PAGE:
The Ultimate Guide to Managing Your Debt

The Ultimate Guide to Managing Your Debt

Debt is something that almost everyone will have to deal with at one point in their lives. This doesn’t seem to make it easier to talk about, however, and many people feel like there’s no way out. This is not the case and there are ways you can avoid debt, and strategies to help you get back above water. The key is to think positively and take action. You need to have a more proactive attitude towards your debt, and seek professional advice. Here is a guide to the types of financial difficulty people face and how to finally manage your debt.

You are not alone

More than 189 million consumers have credit cards and an average of four individual cards. This means a dangerous potential for credit card debt and in fact, on average each household with a credit card is burdened with over $8,000 in debt. If you add consumer debt on top of that, so you’re talking about mortgages, auto loans, and student loans, the national total is a staggering $13.8 trillion dollars

Unfortunately, financing is necessary for many citizens in order to pay for their homes, cars, education, and healthcare. It’s a typical problem to have consumer debt of some kind. There’s been consistent growth in these types of debt. Taking out a loan is not necessarily a bad thing, the trick is learning how to manage it. In fact, there are both good and bad types of debt.

Good debt vs. bad debt

Good debt is defined by three main factors, what you use it to buy, whether you can afford repayments and if you have a plan to repay it. Mortgages are an example of good debt, after all everyone needs a roof over their head and a house is an investment for the future. It’s uncommon to buy a home outright without financing. There are different ways you can manage your mortgage as well, for more information consult

College loans are another example of good debt. The price of university education is continuing to rise, and many people need financing in order to manage payments. Again, this is an investment, and if you have a college degree, you are more likely to earn a higher salary enabling you to manage your debt. Learn more about student aid and repayments.

Bad debt, on the other hand, is generally related to buying unnecessary material things such as cars or clothes, small business debt, or building credit card debt. Without a repayment plan, bad debt can easily get out of hand and you could be worse off financially than before you borrowed the money. The key is learning to avoid debt where possible, and having a clear repayment strategy if not.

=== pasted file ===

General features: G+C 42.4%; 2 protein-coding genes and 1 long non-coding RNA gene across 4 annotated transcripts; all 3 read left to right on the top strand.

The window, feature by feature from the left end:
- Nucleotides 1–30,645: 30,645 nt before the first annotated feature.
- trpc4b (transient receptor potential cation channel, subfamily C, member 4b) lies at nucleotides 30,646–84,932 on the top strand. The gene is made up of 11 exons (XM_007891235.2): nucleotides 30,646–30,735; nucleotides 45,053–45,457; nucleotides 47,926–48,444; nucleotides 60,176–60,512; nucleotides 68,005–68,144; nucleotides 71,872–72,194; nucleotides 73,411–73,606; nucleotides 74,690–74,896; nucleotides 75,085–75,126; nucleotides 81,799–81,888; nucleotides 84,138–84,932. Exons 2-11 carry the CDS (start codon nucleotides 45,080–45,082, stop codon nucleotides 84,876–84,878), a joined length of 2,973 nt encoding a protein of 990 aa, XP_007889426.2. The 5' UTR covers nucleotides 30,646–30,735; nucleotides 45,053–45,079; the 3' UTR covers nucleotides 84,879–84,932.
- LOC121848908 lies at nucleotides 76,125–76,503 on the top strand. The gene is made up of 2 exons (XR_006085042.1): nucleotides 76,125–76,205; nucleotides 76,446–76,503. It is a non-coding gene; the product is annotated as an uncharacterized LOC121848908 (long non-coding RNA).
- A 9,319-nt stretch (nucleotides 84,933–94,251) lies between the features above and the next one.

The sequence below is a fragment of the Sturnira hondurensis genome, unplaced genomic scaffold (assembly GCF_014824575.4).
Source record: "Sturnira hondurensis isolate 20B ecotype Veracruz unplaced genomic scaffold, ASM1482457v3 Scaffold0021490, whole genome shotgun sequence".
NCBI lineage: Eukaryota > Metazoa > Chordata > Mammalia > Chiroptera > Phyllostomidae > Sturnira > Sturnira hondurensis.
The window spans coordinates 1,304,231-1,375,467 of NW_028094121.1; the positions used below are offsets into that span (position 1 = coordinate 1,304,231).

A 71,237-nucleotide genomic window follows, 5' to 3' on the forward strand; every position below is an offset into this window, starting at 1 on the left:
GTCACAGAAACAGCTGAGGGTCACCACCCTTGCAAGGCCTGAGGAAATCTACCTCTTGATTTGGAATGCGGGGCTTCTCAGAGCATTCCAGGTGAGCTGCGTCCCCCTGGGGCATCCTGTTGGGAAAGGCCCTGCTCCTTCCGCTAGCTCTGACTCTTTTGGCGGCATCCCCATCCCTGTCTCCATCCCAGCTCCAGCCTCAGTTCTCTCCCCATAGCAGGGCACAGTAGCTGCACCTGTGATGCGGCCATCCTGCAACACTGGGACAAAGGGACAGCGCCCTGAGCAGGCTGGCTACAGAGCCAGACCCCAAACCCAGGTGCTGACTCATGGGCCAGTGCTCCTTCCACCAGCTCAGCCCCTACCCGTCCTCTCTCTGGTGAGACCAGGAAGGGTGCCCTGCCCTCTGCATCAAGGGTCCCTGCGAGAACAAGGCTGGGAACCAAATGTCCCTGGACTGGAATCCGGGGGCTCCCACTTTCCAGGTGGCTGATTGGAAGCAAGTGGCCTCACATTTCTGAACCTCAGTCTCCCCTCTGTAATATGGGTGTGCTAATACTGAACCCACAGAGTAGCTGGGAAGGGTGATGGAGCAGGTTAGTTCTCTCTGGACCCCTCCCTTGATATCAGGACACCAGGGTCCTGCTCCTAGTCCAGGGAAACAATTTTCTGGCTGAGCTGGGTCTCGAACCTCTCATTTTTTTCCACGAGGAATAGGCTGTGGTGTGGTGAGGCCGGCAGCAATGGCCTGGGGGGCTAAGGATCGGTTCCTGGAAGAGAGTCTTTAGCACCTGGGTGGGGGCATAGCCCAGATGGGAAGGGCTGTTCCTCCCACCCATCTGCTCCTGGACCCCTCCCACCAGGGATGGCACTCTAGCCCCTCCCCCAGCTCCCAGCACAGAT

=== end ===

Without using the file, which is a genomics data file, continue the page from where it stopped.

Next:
How to avoid debt

The best thing you can do is learn how to avoid debt in the first place. It’s a good idea to consult with a financial advisor or money-saving expert. Here are some strategies to help you avoid debt. 

  • Make a realistic budget

This is the best way to avoid debt. It is a lot easier said than done, however. It’s very easy to forget to account for extra costs, and often people struggle to make a realistic budget. 

  • Stick to it

The other problem is sticking to your budget. It’s a slippery slope, but it’s tempting to go over once in a while and think it’ll work itself out. Don’t worry, nowadays technology can provide a solution, there are several budgeting apps that can help you manage all your finances on a single device or smartphone. 

  • Control card spending

Some people go by the rule, if you don’t have the cash to pay for it, don’t buy it. If you do use a credit card, if you can’t afford the monthly payments then you’re spending too much.

  • Don’t avoid communication

If you have a mortgage or other forms of financing, speak to your lender if you have any doubts or difficulties. Perhaps there will be a different solution more suited to your situation. Don’t just panic and think you can’t pay it. Find a more manageable option for you, and stick to it.

Nevertheless, at some point in everybody’s lives, debt is unavoidable. There are several strategies that can help you manage your debt, and finally be able to deal with it.

How to deal with your debt

The first thing to remember is never to be ashamed to ask for help. Many people need financing. There are different ways you can go about seeking professional advice. If you have a particular problem with your mortgage payments, for example, you could speak to an advisor. You could also speak to a nonprofit credit counseling agency, where trained credit counselors promote financially responsible behavior and deliver a free and informative service. 

A professional advisor will be able to recommend the best strategy for you to manage your debt. Here are four examples of strategies to help you deal with your debt.

  1. Debt management program

Typically, in this case, a nonprofit credit counseling agency will prepare a debt management program for you to pay off your debt by reducing the interest rates and making your repayments more affordable. 

  1. Debt settlement

It’s possible to settle a debt in some cases with a lump-sum payment. Usually, the creditor will reduce the debt by 25-30% in order to receive the money upfront. 

  1. Debt consolidation

This makes your debts more manageable by combining them into one payment. This is usually typical of things like your mortgage and life insurance.

  1. Bankruptcy

By declaring bankruptcy officially, the government is able to repossess your assets in order to pay off outstanding debts. This is not necessarily as scary is it sounds, and there are plans put in place in order to help you keep some assets and manage repayments. 

It’s always possible to improve your financial situation, no matter how it looks. Seek professional advice and figure out which option is best for you. 

Image credits: pixabay

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